6. 6. have been put up by GAIL to drive transformation. Chemical industries account for 8.1 per cent of the total GHG emissions in the country. Jubliant Life Sciences through its project 'Six Sigma', a business excellence project, saves money which is directed towards addressing sustainability challenges. Jubilant Life Sciences also adopted other policies to integrate the sustainability principles, like green supply chain policy, freedom of association policy, climate change mitigation policy, etc. It uses cleaner fuel in the form of biomass in boilers, biodiesel for steam generation and use of waste heat from exothermic processes. It has also adopted new technologies to increase water recovery, processed hazardous waste in cement factories side by side and used slug water from distilleries for environmental purpose. Banking sector can help India to achieve large-scale development of clean energy resources to reduce carbon intensity and GHG emissions by prioritising investments in technologies across sectors with low incremental abatement costs and other co-benefits. YES BANK through its focus on climate change and by converting climate change into an opportunity from risk is working towards contributing to saving the environment and attaining sustainability. Their Environment and Social Policy (ESP) and the Environment Management Policy play a key role in attaining sustainability. The India Sustainability Dialogue emphasised that equilibrium between sustainability and profitability has to be maintained and the '4 Pillars' of sustainability has to be emphasised irrespective of the nature of one's business or profession. New standards have to be set, attempts needs to be made to bring down the kilo-volts ampere (kVA) and water consumptions and policies need to be revised so that effective contributions by industries could be made to achieve environmental sustainability. The India Sustainability Dialogue emphasised that equilibrium between sustainability and profitability has to be maintained and the '4 Pillars' of sustainability has to be emphasised irrespective of the nature of one's business or profession. “ “ 6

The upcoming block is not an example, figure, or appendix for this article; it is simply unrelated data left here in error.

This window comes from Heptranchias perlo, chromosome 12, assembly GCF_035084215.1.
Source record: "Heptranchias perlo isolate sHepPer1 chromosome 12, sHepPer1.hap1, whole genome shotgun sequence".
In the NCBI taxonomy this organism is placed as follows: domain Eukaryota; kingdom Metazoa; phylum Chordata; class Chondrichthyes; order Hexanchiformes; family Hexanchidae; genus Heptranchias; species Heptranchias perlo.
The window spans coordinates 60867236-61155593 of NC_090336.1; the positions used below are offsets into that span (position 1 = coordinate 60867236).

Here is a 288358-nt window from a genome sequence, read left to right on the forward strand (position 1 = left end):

7. 7. Inaugural Session